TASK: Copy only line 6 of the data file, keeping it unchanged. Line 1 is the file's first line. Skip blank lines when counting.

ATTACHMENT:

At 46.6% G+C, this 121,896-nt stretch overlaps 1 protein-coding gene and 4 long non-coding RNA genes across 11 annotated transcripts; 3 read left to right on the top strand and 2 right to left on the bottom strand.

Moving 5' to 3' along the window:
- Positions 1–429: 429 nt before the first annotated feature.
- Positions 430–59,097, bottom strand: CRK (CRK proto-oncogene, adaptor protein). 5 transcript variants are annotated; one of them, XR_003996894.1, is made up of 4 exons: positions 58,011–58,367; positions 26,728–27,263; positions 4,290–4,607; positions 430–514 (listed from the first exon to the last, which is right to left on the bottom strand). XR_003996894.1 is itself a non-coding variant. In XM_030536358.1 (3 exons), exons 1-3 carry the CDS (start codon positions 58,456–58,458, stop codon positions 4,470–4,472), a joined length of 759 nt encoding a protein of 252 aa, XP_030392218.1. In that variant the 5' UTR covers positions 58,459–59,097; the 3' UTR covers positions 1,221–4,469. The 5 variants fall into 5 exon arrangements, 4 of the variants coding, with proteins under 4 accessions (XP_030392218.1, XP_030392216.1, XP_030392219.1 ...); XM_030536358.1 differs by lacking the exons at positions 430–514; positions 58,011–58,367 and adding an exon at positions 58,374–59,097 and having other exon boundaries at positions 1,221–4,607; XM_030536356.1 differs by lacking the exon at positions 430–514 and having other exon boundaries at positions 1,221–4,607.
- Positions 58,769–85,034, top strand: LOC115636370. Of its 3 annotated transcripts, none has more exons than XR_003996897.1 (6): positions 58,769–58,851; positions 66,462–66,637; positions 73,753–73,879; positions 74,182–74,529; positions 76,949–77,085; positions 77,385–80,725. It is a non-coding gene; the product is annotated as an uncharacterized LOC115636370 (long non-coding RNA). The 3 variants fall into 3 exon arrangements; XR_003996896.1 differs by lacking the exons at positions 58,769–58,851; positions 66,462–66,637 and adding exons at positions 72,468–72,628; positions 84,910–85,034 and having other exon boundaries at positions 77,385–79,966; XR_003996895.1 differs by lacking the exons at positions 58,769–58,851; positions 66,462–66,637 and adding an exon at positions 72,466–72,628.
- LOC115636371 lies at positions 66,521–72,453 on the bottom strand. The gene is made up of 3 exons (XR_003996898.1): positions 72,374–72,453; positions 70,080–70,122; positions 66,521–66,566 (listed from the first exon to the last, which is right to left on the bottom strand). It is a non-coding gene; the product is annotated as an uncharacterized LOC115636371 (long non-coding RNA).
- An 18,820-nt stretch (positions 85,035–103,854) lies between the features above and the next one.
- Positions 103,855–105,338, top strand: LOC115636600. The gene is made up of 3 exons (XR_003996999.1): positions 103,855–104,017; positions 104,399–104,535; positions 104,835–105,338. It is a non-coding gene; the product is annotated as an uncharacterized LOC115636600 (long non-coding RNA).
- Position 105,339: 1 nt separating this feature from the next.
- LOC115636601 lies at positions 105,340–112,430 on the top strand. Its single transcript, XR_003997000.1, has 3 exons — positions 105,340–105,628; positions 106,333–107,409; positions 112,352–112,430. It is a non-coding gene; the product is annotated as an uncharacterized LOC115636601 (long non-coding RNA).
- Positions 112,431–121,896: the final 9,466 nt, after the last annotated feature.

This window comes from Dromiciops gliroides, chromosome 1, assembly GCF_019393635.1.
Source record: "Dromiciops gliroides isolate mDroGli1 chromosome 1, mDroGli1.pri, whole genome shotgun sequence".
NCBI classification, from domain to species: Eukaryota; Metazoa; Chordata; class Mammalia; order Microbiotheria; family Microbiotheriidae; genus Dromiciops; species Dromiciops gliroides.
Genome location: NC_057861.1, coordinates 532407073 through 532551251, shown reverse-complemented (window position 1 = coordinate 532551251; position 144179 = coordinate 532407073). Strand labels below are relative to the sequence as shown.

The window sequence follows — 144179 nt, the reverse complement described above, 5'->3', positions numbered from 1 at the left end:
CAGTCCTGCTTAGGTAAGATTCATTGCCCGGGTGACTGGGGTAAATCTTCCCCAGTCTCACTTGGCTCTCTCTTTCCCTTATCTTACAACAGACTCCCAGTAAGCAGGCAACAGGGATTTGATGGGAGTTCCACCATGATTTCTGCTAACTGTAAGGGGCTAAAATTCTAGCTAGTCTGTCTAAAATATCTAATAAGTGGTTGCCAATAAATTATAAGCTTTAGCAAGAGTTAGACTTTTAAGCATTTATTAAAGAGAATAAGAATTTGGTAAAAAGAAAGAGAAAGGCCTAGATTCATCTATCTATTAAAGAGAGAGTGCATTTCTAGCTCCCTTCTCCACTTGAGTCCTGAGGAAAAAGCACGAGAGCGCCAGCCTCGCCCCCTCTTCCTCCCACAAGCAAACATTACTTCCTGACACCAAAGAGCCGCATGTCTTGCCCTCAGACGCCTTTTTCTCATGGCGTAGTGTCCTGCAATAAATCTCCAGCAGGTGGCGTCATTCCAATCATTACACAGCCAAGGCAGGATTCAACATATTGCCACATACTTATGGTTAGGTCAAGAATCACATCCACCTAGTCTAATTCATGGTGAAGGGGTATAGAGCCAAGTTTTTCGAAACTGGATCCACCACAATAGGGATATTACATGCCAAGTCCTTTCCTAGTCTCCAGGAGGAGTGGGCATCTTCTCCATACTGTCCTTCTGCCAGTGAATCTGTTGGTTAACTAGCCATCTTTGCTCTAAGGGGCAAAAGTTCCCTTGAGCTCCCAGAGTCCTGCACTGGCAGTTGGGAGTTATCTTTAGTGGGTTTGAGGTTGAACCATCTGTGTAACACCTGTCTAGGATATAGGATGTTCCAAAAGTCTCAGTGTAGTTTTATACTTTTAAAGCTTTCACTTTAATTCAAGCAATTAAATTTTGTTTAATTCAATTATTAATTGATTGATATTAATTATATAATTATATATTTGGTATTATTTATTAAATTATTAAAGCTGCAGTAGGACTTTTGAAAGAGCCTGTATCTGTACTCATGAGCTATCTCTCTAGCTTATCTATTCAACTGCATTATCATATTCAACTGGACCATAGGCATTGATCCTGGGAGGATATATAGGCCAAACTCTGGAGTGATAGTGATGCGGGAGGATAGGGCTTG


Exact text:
- LOC115636371 lies at positions 66,521–72,453 on the bottom strand. The gene is made up of 3 exons (XR_003996898.1): positions 72,374–72,453; positions 70,080–70,122; positions 66,521–66,566 (listed from the first exon to the last, which is right to left on the bottom strand). It is a non-coding gene; the product is annotated as an uncharacterized LOC115636371 (long non-coding RNA).